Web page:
Basics

4 simple steps for better climate conversations at work

Want your bosses to take climate action seriously? Start by talking to your colleagues.

Article by
Emily Kratzmann
Two women at work having a serious discussion

Talking about climate action at work is the first step to taking climate action at work. You don’t need to be an expert in all things climate to bring things up, just the confidence to make the first move. But the more we talk about it, and the more colleagues we get on board, the louder our voices – and the more likely our managers and CEOs are to take notice and take action.

Lisa Whiston, recruitment and training coordinator at Climate for Change, an incorporated organisation and registered charity that centres the importance of better conversations when it comes to addressing the climate crisis, has some advice on how to have climate conversations at work that will make a difference.

“Workmates are a really good audience, because the relationship is already there,” Lisa explains. “Social research tells us that we process the information we’re exposed to by having conversations with people we know and trust. A workplace relationship has already got that level of established trust.”

1. Start the conversation by asking a simple, open question.

 A great way to get started is by posing a question, and relating it to something topical. “Starting with something like ‘Has anyone heard about the stuff going on with COP26? How do you feel about that?’ or ‘I’ve noticed this is happening – what do you think about it?’ is a really good opener for a conversation with a peer at work,” she says.

Asking questions is a way of connecting with others, and helps them feel supported and heard. Their initial responses can also help you get a feel for where people are at on their own climate journey, and give you an idea about how you might navigate the conversation as it progresses.

2. Listen closely for what resonated with your coworkers

Being a good listener is an essential part of having good conversations. And once you’ve established the base level of conversation, the next step is to keep the conversation light, and listen closely for their reactions and what resonated most with them. You can then use that as the basis to propel the discussion forward. “If your colleagues say ‘It all seems complicated’ or ‘I feel a bit overwhelmed, I don’t understand’, you can relate to them on that same level,” Lisa suggests. “You could say ‘It is complicated, but here’s what I’ve done to find out more about it – this is what I’m doing about it’.”

3. Be patient (but persistent!)

When you approach a conversation about climate change with someone, it’s really important to meet them where they are, and really listen to what they’re saying without judgment.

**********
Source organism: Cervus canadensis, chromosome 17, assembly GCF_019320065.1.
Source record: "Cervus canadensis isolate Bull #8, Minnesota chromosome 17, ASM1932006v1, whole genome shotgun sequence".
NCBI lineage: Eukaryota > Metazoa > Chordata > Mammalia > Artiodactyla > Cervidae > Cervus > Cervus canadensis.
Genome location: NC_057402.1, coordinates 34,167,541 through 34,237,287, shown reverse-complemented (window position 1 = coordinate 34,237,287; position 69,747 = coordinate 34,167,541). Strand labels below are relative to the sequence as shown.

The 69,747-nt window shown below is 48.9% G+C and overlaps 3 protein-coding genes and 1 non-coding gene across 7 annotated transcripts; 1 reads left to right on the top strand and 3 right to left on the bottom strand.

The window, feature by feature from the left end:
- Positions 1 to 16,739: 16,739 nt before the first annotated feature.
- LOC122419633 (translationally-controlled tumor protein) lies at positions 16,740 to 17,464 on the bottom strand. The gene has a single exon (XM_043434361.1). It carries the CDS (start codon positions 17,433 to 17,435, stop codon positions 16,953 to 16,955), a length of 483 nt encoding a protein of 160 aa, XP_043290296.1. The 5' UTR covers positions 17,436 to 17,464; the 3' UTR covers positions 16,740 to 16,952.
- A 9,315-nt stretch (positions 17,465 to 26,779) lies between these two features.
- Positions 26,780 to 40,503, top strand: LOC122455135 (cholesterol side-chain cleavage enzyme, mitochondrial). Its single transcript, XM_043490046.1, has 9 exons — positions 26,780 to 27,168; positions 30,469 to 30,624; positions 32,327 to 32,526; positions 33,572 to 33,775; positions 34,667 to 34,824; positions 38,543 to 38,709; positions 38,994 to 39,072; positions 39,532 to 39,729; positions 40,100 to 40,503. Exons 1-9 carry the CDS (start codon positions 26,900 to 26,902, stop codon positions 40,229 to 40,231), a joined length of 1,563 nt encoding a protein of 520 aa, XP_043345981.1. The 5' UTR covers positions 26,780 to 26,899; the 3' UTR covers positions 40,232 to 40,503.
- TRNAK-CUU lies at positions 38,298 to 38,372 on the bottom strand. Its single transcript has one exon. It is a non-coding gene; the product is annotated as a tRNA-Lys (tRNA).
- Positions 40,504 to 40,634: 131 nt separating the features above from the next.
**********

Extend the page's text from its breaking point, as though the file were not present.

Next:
While a lot of people are already at the point where they’re starting to make small changes in their lives at home, like eating more vegetarian meals, switching their banking or superannuation to more ethical and climate-friendly funds, or using public transport instead of the car, others are disengaged because the problem feels so big and complicated, and making meaningful change in the workplace often feels like someone else’s problem to solve.

“Acknowledging that and relating to those feelings of overwhelm can be a good first step to starting the conversation,” Lisa says. “Don’t try to push solutions that are beyond what people are ready for.”

Instead, Lisa suggests keeping some resources handy to be able to share for people to explore more in their own time, without any pressure or expectation. It could be a book, a podcast, an article about climate change or a link to a great documentary – anything that takes the big, complex issue of the climate crisis and makes it more accessible.

4. Work together to spread the conversation further

Once you’ve started a dialogue and found people who are keen to get on board, Lisa recommends putting together an action plan or working on a project together. Within the workplace, this might manifest as starting a regular climate action meetup, setting up a Slack channel or a regular internal newsletter, starting petitions for your company to take more climate action, and strategising ways for you and your colleagues to approach managers and CEOs about some of the big ticket items, like switching to renewables.

“If you can have a collective voice, it’s so much more powerful that just one person trying to make a change individually,” she says. “We need everybody to be talking about climate, and we need conversations to be happening en masse if we’re going to achieve the scale of change that’s required.”

Although the majority of Australians do care about climate, not everyone realises that the person next to you in the office cares as much as you do, because we don’t talk about it enough. “By starting the conversation, it opens up the dialogue for more people to go ‘I’m glad you said that, because I’ve been thinking about it too but I wasn’t sure where to start’,” Lisa says.

Impactful climate action often starts with a conversation. Take the next step in helping your workplace on their climate journey by subscribing to WorkForClimate for more tools and advice.

Image: Christina @ wocintechchat.com via Unsplash

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